In the face of public uproar, and despite repeated exclamations of its independence from everything and everyone, the Court did issue a so-called “Statement on Ethics Principles and Practices.” This thrilling read — a remarkable exercise in obfuscation — studiously avoids taking any stance on extravagant gifts to justices. 

Senators Angus King, D-M.E. and Lisa Murkowski, R-Alaska, proposed a solution to the Supreme Court’s obvious struggle to follow basic ethical rules: an enforceable code of conduct. Unsurprisingly, Justice Alito, one of the most prolific beneficiaries of the current weak ethical rules, has stated that Congress does not have the power to regulate the court. His unbridled arrogance notwithstanding, statements like this are exactly the reason why the court’s approval rating has plummeted. 

Justice Elena Kagan, ever the pragmatic peace-keeper, recently suggested that the court should impose its own ethical rules to avoid issues regarding the constitutionality of Congress regulating the court, remarking at a conference that “it just can’t be that the court is the only institution that somehow is not subject to any checks and balances from anybody else. We’re not imperial, and we too are a part of a checking and balancing system in various ways.” In the end, any court reform should be focused on long-term stability, not short-term gain, and ethical reforms fit that bill.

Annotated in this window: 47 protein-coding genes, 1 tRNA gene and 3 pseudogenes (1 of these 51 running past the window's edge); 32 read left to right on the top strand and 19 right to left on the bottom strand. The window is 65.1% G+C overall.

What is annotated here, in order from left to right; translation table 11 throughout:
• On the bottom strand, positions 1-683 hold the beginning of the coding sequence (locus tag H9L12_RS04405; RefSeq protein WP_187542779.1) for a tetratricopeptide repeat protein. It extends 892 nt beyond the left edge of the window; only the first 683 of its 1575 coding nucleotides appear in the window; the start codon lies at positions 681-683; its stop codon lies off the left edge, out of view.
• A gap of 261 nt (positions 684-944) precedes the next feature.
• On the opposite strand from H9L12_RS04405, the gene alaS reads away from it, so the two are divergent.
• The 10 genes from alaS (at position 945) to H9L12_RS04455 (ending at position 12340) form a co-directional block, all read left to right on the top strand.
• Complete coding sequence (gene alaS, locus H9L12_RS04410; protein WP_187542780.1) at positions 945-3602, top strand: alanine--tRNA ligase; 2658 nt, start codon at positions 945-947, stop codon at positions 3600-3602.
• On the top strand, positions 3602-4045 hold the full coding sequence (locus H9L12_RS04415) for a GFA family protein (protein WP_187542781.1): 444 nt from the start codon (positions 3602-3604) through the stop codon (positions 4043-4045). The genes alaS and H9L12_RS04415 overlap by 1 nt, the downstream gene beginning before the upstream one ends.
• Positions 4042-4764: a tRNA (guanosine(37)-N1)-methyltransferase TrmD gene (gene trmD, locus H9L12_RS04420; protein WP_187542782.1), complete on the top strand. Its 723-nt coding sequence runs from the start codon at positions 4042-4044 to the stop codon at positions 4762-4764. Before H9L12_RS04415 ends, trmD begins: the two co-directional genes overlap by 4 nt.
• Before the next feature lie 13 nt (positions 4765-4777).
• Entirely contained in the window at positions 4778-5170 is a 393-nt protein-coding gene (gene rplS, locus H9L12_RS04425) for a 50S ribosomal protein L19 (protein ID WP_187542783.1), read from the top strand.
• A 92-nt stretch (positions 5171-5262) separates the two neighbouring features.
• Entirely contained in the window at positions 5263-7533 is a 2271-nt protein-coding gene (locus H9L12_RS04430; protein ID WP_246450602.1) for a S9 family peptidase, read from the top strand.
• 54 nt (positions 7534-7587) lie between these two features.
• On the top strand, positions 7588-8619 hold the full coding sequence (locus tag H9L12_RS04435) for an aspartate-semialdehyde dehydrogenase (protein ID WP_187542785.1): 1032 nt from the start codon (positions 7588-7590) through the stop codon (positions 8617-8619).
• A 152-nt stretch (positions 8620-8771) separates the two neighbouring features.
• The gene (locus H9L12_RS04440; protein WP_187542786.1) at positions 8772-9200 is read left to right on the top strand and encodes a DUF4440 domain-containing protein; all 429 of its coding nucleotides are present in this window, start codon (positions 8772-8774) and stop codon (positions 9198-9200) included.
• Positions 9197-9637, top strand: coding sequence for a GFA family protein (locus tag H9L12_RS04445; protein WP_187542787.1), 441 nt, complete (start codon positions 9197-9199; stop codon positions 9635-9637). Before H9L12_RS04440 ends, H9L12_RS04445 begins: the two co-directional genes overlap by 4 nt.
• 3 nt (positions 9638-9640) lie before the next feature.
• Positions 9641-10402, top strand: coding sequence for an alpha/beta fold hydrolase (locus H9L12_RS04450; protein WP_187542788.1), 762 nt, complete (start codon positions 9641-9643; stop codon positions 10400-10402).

Too often, pundits champion the Supreme Court when it leans liberal but demonize it when it leans conservative. The Court represents the conflict between rival constitutional and judicial interpretations — whether the justices believe in interpreting the words of the Constitution literally or as a living and breathing document. And while rulings against abortion protections and affirmative action demolished federal protections, they do allow the states to formulate policy on such issues. 

The composition of the court ebbs and flows with the political tide, but we must always respect its independence. The court plays a vital counter-majority role in America, and reforming it just because we disagree with some of its decisions undermines the entire idea of an independent court. It’s our duty as responsible citizens to reject petty political maneuvers like stacking the Supreme Court and encourage ethical conduct instead. 

Opinion articles represent the views of their author(s), which are not necessarily those of The Dartmouth.